Users can customize the model to represent a thermal network for a specific thermal design of a battery pack. The modular structure enables comparisons of designs with the same electrical model for the cells. The level of detail can be adapted as the design evolves through the stages of development.
Furthermore, a single cell can be represented as a modular model. This model is separately parametrized and validated before being used as part of a larger pack model, either in a lumped configuration or as individual cells. It is even possible to discretize an individual cell into several elements for simulating heat propagation within a cell of a specific geometry (e.g., prismatic, cylindrical, pouch).
Figure 4: Examples of thermal models with varying levels of detail
Control software (BMS)
Temperature monitoring is a key part of battery management system (BMS) software, with active control measures to avoid exceeding specified limits. In Figure 5 below, the battery models contain a component that represents this control software. This connects with the thermal model via temperature sensor inputs and can communicate with other software controllers in the system. Some communication examples include the following:
- Request more cooling power from a liquid cooling system
- Report operation limits to the loads in the system based on the temperature margins
The details of this software controller can be scaled in a modular way. Early control models can be implemented directly in Modelon Impact for MiL (Model-in-the-Loop) testing of rough control strategies. In later stages, actual implementations of BMS software can be integrated via the FMI standard for SiL (Software-in-the-Loop) verification and models of the physical battery dynamics.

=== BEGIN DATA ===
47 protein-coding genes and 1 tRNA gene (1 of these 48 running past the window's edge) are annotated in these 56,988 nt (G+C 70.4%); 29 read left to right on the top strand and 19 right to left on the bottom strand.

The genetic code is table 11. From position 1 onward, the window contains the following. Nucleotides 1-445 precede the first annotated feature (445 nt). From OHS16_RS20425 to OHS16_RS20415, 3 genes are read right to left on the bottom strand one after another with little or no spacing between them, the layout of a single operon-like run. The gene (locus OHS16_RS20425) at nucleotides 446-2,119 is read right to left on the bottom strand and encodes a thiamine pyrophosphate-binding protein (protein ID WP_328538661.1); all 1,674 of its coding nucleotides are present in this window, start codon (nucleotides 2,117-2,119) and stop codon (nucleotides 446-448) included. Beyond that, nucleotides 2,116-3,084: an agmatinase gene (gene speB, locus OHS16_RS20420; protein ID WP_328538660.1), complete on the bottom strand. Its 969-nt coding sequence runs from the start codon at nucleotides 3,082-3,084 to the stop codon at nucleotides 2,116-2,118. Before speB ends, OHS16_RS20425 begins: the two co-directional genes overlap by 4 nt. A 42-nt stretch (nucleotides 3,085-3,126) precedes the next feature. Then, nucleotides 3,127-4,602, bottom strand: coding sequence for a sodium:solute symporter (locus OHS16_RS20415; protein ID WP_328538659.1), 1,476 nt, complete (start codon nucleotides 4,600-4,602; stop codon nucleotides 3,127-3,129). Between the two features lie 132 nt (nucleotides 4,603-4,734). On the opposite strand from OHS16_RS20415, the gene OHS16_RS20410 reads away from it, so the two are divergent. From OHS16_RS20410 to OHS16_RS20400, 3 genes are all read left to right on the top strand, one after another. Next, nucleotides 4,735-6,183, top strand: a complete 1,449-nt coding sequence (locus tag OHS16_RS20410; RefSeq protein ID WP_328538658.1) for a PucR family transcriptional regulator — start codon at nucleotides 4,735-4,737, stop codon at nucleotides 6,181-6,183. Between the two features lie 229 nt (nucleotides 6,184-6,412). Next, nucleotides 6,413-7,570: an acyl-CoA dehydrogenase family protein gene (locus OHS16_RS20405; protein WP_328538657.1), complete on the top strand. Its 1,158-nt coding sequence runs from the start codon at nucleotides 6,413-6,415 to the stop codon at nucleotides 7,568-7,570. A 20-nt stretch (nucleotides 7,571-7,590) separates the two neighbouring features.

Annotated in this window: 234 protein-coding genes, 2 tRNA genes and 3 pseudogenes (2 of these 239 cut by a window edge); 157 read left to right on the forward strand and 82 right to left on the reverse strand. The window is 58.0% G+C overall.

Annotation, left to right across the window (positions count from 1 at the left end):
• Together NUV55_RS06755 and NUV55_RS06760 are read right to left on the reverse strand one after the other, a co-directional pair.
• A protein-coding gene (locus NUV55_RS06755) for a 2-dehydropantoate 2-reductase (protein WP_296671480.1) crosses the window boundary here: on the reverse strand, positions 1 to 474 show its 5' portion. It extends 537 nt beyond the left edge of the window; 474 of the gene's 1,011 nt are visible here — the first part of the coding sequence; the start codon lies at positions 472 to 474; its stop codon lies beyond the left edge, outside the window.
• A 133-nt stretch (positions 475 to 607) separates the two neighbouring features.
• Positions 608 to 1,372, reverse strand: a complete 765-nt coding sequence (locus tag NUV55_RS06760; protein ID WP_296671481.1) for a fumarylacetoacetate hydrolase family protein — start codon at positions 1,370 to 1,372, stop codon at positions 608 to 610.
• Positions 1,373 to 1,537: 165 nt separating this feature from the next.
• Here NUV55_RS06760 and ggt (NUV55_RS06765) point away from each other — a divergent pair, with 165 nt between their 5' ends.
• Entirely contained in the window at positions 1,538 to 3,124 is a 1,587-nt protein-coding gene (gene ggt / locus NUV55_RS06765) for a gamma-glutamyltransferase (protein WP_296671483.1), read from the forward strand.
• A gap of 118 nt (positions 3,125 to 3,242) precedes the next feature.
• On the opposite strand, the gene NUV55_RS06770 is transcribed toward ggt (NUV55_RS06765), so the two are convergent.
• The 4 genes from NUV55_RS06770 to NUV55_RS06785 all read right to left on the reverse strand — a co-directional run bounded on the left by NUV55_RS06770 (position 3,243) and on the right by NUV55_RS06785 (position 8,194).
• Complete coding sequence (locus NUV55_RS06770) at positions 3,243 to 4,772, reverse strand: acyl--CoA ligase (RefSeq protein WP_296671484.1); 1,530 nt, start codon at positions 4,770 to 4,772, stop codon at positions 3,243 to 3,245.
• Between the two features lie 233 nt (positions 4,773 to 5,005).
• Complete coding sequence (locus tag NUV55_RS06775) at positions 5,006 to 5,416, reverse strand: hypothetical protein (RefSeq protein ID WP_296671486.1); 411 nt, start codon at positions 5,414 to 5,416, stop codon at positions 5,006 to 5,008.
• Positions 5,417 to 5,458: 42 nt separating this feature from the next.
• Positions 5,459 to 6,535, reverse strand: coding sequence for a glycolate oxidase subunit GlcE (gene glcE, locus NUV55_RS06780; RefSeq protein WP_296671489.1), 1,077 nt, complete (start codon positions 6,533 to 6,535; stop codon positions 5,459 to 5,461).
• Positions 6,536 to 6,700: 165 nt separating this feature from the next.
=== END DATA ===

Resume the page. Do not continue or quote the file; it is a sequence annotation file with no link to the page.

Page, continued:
Figure 5: A battery pack with active cooling, controlled by the BMS software via an external signal bus
Liquid heating and cooling
To validate the performance of a thermal management solution, it is valuable to consider the liquid cooling system typically used for dissipating heat from a battery. The battery models can be combined with models of liquid cooling circuits, vapor cycles, and refrigerant cycles, built using the libraries for fluid modeling in Modelon Impact. Combining models inside Modelon Impact allows for full co-simulation of electrical, thermal, and fluid dynamics, as well as software for validating operational limits that depend on the interaction of all these domains. This also enables the evaluation of a battery liquid cooling system with dynamic boundary conditions that reflect load scenarios of the electric system.
Figure 6: An electro-thermal battery pack model coupled with a liquid cooling circuit
Automotive battery simulation for electric vehicles
Modeling and simulating automotive battery packs and corresponding systems for thermal management in EVs can be streamlined with Modelon Impact. The models span electrical, thermal, liquid, and software domains and can be scaled in detail to suit a wide range of engineering challenges – from early sizing of a cooling system to optimization of operation limits during later development stages.
Speak with Modelon experts and begin solving your thermal management challenges.